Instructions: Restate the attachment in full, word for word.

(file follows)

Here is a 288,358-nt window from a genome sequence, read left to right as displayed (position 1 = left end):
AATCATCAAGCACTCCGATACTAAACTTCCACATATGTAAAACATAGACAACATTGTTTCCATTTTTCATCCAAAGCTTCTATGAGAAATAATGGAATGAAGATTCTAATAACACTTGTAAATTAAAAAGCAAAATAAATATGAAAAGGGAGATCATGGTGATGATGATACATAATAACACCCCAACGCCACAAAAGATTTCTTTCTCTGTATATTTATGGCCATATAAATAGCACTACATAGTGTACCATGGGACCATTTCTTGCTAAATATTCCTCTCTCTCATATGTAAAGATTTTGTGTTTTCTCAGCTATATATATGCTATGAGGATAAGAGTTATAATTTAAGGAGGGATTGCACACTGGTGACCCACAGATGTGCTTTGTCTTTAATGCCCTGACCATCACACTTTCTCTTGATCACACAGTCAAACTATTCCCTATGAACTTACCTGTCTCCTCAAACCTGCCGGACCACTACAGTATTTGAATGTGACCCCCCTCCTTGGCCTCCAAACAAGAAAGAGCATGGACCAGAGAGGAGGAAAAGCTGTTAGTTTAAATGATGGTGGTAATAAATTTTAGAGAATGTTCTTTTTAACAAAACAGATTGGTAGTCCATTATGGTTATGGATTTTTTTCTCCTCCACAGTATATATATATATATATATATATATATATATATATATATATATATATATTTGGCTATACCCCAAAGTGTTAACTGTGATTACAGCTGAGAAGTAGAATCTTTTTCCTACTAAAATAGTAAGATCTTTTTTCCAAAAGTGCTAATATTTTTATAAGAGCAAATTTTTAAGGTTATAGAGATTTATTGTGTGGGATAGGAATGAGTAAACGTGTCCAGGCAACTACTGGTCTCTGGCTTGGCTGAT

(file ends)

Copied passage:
Here is a 288,358-nt window from a genome sequence, read left to right as displayed (position 1 = left end):
AATCATCAAGCACTCCGATACTAAACTTCCACATATGTAAAACATAGACAACATTGTTTCCATTTTTCATCCAAAGCTTCTATGAGAAATAATGGAATGAAGATTCTAATAACACTTGTAAATTAAAAAGCAAAATAAATATGAAAAGGGAGATCATGGTGATGATGATACATAATAACACCCCAACGCCACAAAAGATTTCTTTCTCTGTATATTTATGGCCATATAAATAGCACTACATAGTGTACCATGGGACCATTTCTTGCTAAATATTCCTCTCTCTCATATGTAAAGATTTTGTGTTTTCTCAGCTATATATATGCTATGAGGATAAGAGTTATAATTTAAGGAGGGATTGCACACTGGTGACCCACAGATGTGCTTTGTCTTTAATGCCCTGACCATCACACTTTCTCTTGATCACACAGTCAAACTATTCCCTATGAACTTACCTGTCTCCTCAAACCTGCCGGACCACTACAGTATTTGAATGTGACCCCCCTCCTTGGCCTCCAAACAAGAAAGAGCATGGACCAGAGAGGAGGAAAAGCTGTTAGTTTAAATGATGGTGGTAATAAATTTTAGAGAATGTTCTTTTTAACAAAACAGATTGGTAGTCCATTATGGTTATGGATTTTTTTCTCCTCCACAGTATATATATATATATATATATATATATATATATATATATATATATATATTTGGCTATACCCCAAAGTGTTAACTGTGATTACAGCTGAGAAGTAGAATCTTTTTCCTACTAAAATAGTAAGATCTTTTTTCCAAAAGTGCTAATATTTTTATAAGAGCAAATTTTTAAGGTTATAGAGATTTATTGTGTGGGATAGGAATGAGTAAACGTGTCCAGGCAACTACTGGTCTCTGGCTTGGCTGAT